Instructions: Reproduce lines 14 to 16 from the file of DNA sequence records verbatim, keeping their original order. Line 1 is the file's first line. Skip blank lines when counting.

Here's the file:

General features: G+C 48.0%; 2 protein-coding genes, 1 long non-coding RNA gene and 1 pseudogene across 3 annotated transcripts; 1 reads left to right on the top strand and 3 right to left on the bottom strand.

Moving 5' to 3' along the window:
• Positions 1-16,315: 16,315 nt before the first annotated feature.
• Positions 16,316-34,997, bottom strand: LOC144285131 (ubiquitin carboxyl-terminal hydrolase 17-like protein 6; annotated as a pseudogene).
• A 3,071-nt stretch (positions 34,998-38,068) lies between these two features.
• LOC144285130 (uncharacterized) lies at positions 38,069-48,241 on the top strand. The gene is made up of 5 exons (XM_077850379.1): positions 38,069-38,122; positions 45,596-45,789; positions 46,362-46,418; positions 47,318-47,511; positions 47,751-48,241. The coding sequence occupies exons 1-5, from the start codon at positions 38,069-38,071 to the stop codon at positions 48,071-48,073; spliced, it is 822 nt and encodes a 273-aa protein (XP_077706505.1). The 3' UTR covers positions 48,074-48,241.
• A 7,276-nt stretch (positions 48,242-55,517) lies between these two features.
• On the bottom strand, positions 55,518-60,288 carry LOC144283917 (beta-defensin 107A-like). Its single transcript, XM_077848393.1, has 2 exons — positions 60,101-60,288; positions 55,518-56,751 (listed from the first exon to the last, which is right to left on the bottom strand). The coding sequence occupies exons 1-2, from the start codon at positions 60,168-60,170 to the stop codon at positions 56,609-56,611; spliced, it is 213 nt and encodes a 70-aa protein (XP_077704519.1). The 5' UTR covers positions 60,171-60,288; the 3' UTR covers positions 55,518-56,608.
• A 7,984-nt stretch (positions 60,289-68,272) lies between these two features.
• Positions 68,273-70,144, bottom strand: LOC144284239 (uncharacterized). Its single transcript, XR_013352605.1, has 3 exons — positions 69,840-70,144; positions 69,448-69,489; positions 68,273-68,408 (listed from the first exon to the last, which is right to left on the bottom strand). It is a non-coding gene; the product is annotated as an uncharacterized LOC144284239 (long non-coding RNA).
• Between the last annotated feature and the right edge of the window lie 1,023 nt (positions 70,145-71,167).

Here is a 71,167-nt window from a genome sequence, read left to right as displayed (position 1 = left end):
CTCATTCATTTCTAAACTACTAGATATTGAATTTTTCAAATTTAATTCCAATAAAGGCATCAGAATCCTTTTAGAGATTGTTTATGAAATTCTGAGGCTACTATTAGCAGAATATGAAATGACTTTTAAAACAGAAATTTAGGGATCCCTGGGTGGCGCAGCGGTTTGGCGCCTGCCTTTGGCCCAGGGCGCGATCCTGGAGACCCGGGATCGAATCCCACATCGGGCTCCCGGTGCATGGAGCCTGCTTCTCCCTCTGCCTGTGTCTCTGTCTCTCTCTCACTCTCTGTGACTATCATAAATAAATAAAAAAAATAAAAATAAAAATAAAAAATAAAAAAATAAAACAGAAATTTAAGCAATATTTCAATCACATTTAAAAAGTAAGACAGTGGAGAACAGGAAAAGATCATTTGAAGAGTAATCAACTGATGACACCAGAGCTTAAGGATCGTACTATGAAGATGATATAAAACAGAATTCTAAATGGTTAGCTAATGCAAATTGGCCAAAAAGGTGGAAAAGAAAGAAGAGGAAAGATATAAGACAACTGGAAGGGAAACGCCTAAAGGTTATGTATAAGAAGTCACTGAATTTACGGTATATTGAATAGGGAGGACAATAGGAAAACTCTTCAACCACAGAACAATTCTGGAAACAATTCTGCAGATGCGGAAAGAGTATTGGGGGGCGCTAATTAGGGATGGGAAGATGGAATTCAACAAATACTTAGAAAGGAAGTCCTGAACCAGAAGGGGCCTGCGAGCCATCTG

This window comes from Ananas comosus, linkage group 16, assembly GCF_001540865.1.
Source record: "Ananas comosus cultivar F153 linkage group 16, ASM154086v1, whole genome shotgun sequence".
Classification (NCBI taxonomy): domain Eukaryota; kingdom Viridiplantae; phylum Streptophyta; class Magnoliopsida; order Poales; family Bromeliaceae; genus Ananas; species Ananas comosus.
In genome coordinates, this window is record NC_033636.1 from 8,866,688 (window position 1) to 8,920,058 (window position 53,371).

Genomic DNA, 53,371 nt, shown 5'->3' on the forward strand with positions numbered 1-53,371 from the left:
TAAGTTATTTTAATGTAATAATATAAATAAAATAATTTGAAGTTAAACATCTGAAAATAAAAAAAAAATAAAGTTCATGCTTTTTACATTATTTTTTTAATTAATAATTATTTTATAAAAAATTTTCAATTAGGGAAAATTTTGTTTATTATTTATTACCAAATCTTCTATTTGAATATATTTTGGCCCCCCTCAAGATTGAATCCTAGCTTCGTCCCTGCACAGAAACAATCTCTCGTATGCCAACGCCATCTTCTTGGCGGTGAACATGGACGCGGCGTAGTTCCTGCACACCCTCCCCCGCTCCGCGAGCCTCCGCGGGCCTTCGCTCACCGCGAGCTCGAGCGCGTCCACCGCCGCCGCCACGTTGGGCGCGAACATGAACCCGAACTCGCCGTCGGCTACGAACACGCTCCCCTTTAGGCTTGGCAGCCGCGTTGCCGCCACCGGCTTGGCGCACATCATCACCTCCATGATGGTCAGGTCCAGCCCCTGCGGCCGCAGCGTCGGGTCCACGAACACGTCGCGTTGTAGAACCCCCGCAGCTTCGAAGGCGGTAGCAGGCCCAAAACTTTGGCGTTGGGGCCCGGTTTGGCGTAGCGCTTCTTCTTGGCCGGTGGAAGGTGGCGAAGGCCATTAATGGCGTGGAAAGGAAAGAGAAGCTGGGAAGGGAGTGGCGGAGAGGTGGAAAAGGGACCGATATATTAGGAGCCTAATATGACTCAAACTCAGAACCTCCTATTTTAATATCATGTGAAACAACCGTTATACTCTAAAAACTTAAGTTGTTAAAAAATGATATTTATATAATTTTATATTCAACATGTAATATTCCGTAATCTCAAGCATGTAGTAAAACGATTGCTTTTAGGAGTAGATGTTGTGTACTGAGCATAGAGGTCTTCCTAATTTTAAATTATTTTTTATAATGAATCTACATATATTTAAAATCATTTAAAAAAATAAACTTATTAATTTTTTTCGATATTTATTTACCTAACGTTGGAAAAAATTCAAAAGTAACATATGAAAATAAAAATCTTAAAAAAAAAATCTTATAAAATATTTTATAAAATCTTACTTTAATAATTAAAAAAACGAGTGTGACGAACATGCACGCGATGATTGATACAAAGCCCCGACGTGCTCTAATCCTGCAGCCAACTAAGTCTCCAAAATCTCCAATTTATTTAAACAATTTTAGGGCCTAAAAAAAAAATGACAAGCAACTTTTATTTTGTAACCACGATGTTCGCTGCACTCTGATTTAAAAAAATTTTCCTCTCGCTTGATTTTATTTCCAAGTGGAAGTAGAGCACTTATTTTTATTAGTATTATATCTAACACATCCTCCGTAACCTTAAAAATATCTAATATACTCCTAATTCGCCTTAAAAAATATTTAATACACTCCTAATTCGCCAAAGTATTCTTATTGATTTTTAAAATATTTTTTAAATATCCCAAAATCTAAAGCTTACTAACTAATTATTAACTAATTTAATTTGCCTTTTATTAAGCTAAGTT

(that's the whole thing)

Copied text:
This window comes from Ananas comosus, linkage group 16, assembly GCF_001540865.1.
Source record: "Ananas comosus cultivar F153 linkage group 16, ASM154086v1, whole genome shotgun sequence".
Classification (NCBI taxonomy): domain Eukaryota; kingdom Viridiplantae; phylum Streptophyta; class Magnoliopsida; order Poales; family Bromeliaceae; genus Ananas; species Ananas comosus.